How to Prevent Heart Disease with 3 Lifestyle Changes
Are you wondering if there’s some new way to prevent heart disease? Are you thinking the latest research has probably uncovered some amazing new prevention strategy? We wondered about that too, but the truth is, there’s nothing new. Heart disease is very easy to prevent – for most people at least.
Aside from not smoking and minimizing your alcohol intake, here are some other important ways to guard your heart.
1. Stick to a plant-based diet
Load up on fruits and veggies! Not only does a diet consisting of few animal products help protect you against cancer, it also boosts cardiovascular health. Research shows a strong link between heart health and diet, and some doctors, like Caldwell Esselstyn Jr., M.D., a retired Cleveland Clinic surgeon, call heart disease a “food-borne illness”.
When asked how to prevent heart disease, many doctors will recommend the Mediterranean diet. It’s largely plant-based but isn’t strictly vegan, making it easier for most Americans to stick to. The diet is rich in unprocessed (or minimally processed) plant products like fresh produce, beans, whole grains (brown rice, quinoa, barley, etc.). However, it also allows for limited animal products, mostly fish and poultry, and moderate amounts of dairy. Mediterranean diet cookbooks are widely available, and you can usually find free recipes online.
How does it lower your risk for heart disease?
First, a plant-based diet lowers LDL (bad) cholesterol by reducing your dietary cholesterol intake – the cholesterol you get from food. Simply put, you’re just consuming less cholesterol. Second, it increases the intake of foods rich in fiber, vitamins, minerals, and other nutrients that lower LDL cholesterol and blood pressure. Not only will you be keeping your levels from rising, you’ll actually be actively lowering them. Lastly, a plant-based diet also reduces your risk of diabetes by helping you maintain a healthy weight.
2. Find Ways to Exercise More
Moderate-intensity workouts performed for at least 30 minutes, 5 days a week, strengthen your heart, which means it doesn’t have to work so hard to pump blood through your body. Additionally, it helps to lower LDL (bad) cholesterol, raise HDL (good) cholesterol, and lower blood pressure.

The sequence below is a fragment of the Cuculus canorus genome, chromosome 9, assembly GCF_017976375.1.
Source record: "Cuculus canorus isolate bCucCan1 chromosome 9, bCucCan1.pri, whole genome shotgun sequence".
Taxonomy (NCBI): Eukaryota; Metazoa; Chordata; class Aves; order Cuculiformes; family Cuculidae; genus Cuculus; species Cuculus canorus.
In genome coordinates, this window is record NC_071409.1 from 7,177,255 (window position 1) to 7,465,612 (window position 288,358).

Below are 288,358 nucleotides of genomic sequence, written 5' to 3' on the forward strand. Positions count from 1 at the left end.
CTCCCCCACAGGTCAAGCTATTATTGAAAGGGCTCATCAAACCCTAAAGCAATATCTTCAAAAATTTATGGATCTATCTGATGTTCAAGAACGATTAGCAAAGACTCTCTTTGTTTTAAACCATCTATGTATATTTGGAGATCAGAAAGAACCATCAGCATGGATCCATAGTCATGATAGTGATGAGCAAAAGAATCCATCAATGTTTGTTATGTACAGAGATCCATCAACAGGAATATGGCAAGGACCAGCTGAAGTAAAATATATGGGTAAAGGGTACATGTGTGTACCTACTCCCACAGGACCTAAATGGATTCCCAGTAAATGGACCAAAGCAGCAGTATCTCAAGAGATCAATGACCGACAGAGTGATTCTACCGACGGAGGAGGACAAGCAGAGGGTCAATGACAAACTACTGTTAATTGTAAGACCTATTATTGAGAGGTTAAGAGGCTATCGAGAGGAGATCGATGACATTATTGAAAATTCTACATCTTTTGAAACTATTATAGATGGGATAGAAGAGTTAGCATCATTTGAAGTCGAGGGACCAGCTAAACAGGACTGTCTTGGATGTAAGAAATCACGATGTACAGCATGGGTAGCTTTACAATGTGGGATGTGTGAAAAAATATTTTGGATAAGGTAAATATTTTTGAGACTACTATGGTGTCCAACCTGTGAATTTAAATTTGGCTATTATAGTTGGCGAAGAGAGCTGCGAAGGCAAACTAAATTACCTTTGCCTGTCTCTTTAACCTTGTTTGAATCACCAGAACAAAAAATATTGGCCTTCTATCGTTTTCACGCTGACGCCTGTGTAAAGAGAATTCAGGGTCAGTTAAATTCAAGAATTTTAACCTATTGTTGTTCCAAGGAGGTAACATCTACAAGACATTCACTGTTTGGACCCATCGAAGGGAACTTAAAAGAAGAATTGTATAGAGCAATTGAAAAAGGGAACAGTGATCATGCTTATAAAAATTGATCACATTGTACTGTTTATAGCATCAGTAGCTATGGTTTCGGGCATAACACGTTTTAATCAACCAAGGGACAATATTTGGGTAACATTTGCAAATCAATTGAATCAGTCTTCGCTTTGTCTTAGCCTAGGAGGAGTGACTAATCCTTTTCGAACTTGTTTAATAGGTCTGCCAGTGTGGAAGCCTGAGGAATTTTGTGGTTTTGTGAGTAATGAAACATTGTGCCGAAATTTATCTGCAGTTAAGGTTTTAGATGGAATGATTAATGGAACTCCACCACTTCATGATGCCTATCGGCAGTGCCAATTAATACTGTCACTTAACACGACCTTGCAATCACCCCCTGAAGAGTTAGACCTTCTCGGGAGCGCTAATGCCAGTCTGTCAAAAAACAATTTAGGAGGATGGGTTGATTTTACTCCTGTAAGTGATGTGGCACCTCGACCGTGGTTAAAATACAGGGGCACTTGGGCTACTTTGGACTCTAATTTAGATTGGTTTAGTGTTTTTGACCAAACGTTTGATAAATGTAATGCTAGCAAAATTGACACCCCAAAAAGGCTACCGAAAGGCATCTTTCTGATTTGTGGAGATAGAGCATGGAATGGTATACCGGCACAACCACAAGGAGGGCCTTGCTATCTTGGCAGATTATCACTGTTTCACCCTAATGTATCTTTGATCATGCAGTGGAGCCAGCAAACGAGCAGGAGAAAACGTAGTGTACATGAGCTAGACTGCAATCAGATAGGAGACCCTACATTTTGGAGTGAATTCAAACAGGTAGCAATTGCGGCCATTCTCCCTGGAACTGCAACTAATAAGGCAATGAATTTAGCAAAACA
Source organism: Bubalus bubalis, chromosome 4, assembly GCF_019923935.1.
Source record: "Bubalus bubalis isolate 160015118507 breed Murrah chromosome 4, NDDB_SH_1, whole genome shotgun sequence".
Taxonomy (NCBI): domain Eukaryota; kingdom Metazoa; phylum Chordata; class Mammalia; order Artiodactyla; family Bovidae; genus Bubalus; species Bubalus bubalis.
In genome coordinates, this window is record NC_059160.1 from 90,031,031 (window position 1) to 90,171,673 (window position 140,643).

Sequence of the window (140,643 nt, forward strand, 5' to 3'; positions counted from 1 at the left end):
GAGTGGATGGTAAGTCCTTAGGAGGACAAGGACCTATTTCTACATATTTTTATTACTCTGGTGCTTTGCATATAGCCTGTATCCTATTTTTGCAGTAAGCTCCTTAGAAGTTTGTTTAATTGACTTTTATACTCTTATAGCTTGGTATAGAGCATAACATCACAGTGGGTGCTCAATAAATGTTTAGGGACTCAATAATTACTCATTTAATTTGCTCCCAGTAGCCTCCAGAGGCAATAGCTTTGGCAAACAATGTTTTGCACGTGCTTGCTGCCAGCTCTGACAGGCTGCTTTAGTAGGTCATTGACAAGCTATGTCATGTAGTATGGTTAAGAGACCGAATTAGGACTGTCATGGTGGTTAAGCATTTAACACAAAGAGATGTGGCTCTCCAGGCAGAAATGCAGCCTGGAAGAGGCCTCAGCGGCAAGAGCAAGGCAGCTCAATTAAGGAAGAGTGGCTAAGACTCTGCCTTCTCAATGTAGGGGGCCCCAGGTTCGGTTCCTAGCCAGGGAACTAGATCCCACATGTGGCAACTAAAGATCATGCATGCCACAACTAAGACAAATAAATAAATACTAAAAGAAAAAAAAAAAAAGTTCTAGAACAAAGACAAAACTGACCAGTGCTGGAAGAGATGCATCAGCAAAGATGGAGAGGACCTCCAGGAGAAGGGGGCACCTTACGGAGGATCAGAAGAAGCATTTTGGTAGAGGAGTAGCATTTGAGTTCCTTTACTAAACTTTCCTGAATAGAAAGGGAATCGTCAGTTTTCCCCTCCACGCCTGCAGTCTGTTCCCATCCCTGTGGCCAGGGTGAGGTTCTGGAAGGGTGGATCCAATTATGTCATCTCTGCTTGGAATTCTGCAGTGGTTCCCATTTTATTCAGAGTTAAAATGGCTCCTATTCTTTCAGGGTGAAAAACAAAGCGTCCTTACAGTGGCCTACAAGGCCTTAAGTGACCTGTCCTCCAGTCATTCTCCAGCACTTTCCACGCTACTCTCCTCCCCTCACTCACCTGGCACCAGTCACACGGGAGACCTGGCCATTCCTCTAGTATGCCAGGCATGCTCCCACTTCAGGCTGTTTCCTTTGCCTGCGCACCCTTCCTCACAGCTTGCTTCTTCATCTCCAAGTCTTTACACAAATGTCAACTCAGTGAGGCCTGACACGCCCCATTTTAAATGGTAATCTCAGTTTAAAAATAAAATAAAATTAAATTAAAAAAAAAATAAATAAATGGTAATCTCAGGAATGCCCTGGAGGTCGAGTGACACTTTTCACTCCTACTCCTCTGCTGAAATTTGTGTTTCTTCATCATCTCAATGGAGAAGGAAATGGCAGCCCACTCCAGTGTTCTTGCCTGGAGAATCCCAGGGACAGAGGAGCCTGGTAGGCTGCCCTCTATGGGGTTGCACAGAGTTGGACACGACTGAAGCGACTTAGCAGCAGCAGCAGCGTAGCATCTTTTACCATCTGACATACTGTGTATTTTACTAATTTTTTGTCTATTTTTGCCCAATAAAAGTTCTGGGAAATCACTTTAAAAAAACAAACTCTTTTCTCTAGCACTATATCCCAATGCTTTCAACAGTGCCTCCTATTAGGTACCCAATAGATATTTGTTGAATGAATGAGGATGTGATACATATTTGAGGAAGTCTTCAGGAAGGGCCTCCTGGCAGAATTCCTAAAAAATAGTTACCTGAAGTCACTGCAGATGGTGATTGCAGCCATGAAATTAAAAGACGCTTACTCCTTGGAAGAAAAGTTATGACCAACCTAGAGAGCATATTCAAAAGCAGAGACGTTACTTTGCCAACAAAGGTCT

Researchers now believe that adequate exercise stimulates enzymes that help move LDL from the blood (and blood-vessel walls) to the liver where it’s converted to bile or is processed as waste. In other words, it helps your body get rid of excess blood cholesterol before it makes itself at home in your arteries. Additionally, exercise seems to alter the protein particles that carry cholesterol through your bloodstream, making it more difficult for them to adhere to the walls of blood vessels.
So, what kind of “moderate” exercise do you need to prevent heart disease?
Power walking, running, swimming, or cycling are some accessible options. If it’s difficult to talk during your workout, then you’re on the right track. Remember to work up to this slowly. Gradually increase intensity and be sure to check with your doctor before starting a new exercise program, especially if you have diagnosed health conditions or suspect a problem.
All walking and activity that increases your heart rate is helpful. So, don’t be discouraged if you’re not “power” walking yet. Just get moving. Find little ways to add some activity to your day and build healthy habits. It gets easier and easier and pretty soon, you won’t even notice the tiny bit of extra time it requires.
3. Get Your Rest
Yes, you’ve heard this before, but did you know that inadequate sleep increases your risk of heart disease? Lack of sleep increases stress levels, inflammation, high blood pressure, and weight gain. All these factors have a huge impact on your heart health.
The American Academy of Sleep Medicine recommends at least 7 hours of sleep each night for overall health, including cardiovascular health. When you don’t get enough rest, you’re overworking your entire body. Sleep is necessary for healing and rejuvenation for all bodily systems.
If you wake up in the morning and feel unrested and fatigued, talk to your doctor about undergoing a sleep study. Untreated sleep apnea wreaks havoc on heart health and greatly increases your risk of various forms of heart disease. Sometimes, it’s much more than just loud snoring.